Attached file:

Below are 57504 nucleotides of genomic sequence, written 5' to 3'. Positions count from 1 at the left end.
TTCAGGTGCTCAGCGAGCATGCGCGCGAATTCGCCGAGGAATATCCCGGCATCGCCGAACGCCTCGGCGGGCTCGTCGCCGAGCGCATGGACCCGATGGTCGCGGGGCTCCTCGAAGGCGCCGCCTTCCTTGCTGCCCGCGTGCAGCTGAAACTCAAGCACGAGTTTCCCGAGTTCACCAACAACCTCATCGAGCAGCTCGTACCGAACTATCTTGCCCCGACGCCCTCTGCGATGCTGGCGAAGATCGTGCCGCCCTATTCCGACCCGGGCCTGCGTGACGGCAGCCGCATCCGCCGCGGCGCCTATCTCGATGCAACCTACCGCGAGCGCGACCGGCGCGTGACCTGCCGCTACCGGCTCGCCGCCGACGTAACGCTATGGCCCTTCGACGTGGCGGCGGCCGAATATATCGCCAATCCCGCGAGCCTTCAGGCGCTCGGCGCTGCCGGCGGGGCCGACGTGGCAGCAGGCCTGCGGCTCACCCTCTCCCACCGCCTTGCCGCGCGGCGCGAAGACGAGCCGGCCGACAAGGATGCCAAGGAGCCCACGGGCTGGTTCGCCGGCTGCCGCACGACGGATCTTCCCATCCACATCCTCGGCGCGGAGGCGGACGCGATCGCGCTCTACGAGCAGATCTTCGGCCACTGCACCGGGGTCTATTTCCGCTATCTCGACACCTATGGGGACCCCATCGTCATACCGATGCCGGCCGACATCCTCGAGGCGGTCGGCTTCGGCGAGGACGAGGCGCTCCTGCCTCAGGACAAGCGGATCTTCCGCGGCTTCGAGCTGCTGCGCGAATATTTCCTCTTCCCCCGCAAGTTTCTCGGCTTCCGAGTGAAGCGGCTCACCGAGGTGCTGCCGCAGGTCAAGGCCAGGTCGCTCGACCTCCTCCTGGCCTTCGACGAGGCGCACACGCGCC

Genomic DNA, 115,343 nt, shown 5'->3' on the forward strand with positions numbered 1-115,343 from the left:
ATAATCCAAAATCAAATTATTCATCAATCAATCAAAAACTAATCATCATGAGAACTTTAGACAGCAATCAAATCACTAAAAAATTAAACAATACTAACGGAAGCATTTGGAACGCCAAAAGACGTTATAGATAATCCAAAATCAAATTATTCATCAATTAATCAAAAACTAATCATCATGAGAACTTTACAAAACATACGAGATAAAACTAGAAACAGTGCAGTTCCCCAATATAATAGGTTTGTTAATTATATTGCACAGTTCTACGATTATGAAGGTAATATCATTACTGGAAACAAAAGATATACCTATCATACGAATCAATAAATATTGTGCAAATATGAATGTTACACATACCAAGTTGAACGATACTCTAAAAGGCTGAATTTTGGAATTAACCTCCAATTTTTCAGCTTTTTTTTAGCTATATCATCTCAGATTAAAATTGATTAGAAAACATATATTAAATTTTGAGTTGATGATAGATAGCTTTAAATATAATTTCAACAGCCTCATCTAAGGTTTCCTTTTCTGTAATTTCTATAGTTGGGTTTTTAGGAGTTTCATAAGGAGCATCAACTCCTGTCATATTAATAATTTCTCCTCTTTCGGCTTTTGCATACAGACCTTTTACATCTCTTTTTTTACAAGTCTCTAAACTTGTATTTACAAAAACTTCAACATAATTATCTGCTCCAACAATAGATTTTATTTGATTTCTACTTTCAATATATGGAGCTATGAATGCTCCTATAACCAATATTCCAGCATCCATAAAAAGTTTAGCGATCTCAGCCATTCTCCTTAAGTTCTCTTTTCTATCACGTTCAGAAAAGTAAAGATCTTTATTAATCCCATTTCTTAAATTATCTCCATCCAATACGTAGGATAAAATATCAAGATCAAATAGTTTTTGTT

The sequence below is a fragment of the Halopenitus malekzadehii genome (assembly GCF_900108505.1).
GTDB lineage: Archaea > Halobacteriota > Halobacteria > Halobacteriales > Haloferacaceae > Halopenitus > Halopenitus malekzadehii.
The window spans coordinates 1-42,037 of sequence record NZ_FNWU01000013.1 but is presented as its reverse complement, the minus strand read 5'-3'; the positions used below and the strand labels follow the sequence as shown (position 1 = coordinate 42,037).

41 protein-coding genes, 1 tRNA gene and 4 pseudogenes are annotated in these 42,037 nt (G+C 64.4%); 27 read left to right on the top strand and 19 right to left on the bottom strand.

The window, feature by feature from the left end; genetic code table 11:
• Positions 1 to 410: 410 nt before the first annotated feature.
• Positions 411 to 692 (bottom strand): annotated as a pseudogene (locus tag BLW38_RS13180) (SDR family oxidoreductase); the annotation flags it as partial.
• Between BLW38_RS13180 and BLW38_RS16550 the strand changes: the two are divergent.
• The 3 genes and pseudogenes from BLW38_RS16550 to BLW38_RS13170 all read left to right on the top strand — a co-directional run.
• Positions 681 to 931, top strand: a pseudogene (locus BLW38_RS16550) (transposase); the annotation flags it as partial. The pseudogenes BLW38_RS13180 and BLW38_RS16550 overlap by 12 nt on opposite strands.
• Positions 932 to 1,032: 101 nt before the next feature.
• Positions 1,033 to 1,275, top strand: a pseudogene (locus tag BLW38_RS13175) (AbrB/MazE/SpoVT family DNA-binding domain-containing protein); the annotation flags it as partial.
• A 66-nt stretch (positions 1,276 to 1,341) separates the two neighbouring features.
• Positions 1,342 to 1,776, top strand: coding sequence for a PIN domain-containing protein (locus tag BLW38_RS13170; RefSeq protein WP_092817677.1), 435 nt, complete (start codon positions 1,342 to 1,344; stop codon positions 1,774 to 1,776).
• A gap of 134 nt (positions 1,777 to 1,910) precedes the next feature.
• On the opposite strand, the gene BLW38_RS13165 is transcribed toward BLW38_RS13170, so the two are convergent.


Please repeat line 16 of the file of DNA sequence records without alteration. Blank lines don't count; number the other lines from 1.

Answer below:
• Positions 1,033 to 1,275, top strand: a pseudogene (locus tag BLW38_RS13175) (AbrB/MazE/SpoVT family DNA-binding domain-containing protein); the annotation flags it as partial.